5. Schools across the country are making strides toward authentic inclusion, but it’s still very much a work in progress. What are some things that need to change in order for fully inclusive classrooms to become the norm?

I’ve come to realize over the years that no matter how many resources, materials, and supports there are for inclusive education, it is the teacher that ultimately determines its success.  If the teacher is not trained in inclusive education or unwilling to create an inclusive environment, then inclusion will ultimately fail. This was my biggest reason for writing Inclusion in Action. I wanted to give teachers the information and strategies they need to modify general education curriculum so they can begin to include our least included students—those with intellectual disabilities.

 

6. You have a section in your book about creating an “inclusive classroom culture.” Can you talk a little about that term? What does it mean to you, and what are the first steps to building a culture like that in a classroom?

Every classroom has its own culture. Classroom culture is the shared beliefs, attitudes, and behaviors of the teacher and students. Teachers play a big role in developing and nurturing inclusive culture in the classroom. They see the academic and non-academic strengths in every child. Teachers also value the social-emotional development of students and teach inclusive social skills: students are taught to respect and include one another. Furthermore, teachers nurture inclusive culture by reflecting on and responding to student needs. For example, teachers find ways to engage students in learning by differentiating lessons. An inclusive classroom culture is essential to successfully including students with disabilities.

 

7. Can you offer some advice to overwhelmed novice educators? What’s one thing you wish you knew about inclusive education when you were just starting out?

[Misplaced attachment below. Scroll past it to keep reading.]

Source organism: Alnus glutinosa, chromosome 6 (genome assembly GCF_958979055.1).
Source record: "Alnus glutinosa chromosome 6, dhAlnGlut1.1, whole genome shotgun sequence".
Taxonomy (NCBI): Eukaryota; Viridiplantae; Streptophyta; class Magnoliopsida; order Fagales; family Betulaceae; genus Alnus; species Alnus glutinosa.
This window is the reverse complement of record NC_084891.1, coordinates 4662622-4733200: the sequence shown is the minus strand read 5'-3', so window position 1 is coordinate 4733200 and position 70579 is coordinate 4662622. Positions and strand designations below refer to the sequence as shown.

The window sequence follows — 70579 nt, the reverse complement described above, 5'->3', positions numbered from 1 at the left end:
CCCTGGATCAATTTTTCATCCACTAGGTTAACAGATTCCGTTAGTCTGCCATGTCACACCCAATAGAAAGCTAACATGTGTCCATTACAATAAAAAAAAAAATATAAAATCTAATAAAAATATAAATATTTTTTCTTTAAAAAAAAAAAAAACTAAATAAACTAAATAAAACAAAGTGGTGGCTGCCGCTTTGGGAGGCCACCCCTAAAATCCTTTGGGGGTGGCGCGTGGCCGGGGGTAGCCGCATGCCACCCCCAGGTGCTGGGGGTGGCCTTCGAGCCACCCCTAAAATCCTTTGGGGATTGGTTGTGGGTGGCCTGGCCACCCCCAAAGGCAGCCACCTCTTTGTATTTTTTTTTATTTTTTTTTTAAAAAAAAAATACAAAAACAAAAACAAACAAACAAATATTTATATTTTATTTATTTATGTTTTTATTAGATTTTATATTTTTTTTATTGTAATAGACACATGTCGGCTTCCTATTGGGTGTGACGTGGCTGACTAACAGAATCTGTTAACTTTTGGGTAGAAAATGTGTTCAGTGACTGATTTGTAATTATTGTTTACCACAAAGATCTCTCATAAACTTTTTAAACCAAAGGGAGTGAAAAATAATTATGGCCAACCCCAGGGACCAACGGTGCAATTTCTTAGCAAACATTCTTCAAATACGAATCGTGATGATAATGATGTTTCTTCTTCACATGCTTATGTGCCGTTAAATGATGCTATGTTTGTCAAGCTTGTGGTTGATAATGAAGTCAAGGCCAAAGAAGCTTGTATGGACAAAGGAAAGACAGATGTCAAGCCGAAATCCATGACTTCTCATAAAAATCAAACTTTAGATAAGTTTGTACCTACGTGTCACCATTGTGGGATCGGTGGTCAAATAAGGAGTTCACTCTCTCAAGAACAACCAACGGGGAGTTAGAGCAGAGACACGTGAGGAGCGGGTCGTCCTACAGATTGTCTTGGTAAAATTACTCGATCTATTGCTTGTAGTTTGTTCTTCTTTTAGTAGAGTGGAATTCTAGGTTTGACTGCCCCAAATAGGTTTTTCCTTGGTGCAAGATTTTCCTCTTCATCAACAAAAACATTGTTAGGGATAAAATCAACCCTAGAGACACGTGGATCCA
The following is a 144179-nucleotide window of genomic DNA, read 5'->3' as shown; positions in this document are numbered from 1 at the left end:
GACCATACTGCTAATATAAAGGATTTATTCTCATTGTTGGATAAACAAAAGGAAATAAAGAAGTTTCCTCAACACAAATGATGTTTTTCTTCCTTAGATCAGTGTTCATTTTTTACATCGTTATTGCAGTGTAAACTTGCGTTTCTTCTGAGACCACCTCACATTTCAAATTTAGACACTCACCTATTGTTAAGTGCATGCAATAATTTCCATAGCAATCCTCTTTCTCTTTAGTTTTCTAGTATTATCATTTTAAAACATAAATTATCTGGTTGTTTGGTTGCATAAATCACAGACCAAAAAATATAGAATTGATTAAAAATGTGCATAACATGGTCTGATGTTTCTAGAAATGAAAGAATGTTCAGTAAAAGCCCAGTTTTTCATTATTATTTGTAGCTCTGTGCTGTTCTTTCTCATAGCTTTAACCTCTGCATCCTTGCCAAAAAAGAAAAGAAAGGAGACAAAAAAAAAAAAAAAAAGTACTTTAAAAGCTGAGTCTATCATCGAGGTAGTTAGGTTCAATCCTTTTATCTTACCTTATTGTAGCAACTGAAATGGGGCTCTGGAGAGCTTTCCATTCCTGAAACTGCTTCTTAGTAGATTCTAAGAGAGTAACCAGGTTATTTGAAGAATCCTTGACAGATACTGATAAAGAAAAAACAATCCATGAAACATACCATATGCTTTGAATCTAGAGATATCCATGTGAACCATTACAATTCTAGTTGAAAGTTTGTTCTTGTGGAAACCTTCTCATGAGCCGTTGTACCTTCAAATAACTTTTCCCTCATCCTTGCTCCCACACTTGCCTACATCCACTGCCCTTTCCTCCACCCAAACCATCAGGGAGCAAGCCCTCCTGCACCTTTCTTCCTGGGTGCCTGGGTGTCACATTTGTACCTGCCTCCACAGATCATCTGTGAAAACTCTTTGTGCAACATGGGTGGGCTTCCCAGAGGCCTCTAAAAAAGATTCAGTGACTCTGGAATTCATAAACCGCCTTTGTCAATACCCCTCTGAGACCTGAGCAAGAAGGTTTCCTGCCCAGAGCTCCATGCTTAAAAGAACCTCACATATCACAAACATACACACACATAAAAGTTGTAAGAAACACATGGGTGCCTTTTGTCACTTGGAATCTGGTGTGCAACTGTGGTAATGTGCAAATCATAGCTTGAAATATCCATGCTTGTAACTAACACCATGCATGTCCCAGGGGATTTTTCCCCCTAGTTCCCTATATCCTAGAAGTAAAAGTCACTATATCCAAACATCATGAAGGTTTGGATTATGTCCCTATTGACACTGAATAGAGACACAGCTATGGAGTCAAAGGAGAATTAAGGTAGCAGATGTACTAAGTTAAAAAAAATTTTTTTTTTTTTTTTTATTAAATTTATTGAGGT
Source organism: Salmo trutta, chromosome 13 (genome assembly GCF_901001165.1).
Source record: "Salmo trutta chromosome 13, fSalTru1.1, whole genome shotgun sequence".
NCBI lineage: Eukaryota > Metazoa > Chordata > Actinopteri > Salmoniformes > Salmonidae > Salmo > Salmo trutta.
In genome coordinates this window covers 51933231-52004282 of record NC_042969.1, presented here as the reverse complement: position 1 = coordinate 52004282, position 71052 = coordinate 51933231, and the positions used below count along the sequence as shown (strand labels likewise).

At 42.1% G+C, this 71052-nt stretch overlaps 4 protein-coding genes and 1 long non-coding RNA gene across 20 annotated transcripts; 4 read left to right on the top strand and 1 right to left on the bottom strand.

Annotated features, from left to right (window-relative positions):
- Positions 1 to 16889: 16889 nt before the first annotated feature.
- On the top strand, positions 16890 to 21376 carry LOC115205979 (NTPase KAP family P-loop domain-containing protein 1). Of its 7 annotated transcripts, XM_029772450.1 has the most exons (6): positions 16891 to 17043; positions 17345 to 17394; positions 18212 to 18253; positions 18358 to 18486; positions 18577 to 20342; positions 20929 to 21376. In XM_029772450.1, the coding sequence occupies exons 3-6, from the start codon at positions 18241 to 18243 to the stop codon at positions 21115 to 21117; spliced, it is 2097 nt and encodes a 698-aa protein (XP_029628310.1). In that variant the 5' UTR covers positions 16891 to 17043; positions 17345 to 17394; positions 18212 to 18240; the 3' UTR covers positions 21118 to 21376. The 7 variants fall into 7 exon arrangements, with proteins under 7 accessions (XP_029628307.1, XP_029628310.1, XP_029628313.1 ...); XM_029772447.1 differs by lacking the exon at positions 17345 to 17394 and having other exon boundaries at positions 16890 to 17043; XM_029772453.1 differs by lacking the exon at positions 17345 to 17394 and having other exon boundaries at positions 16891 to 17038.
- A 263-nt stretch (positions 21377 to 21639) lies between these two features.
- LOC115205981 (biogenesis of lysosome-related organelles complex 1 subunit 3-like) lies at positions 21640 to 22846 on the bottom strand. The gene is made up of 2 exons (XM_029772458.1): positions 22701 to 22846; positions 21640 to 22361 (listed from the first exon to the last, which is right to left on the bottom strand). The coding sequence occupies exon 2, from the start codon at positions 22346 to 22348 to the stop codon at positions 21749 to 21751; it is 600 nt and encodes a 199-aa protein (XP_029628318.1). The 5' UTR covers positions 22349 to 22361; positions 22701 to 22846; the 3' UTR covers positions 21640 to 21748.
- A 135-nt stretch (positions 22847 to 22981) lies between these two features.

My advice to novice educators is to start small. You don’t have to do everything at once. Pick one or two things and become proficient at those things first. Then try something else until you become really good at it. For example, pick one subject that you can differentiate. Once you become skilled at differentiating that subject, try another subject. Or, you might want to work on your classroom’s homework routine. You might even try out a new assessment tool. Build your repertoire of teaching skills and your expertise over time. There is no need to do and learn everything at once!

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Thanks so much to Nicole for being here today and sharing her words of wisdom with us. If you liked this Q&A and want more of Nicole’s classroom-tested strategies and invaluable insights, here’s what to do next:

 

ORDER THE BOOK

We’re probably biased, but we can’t recommend this book enough. It’s down-to-earth and immediately useful for both new and seasoned teachers, with a super-helpful overview of inclusion and 40 specific strategies for curriculum modification.

 

 

SHARE THE QUOTES

We made some quote graphics from Inclusion in Action, perfect for sharing on social media!

 

READ NICOLE’S OTHER POST

In this Q&A from May 2016, Nicole gives some tips and insights on using accommodations and modifications, with useful examples.

 

 

 

 

VISIT NICOLE’S BLOG

If you aren’t already a regular visitor to The Inclusive Class, bookmark it for practical strategies and excellent visuals—the images of sample modified assignments are especially helpful.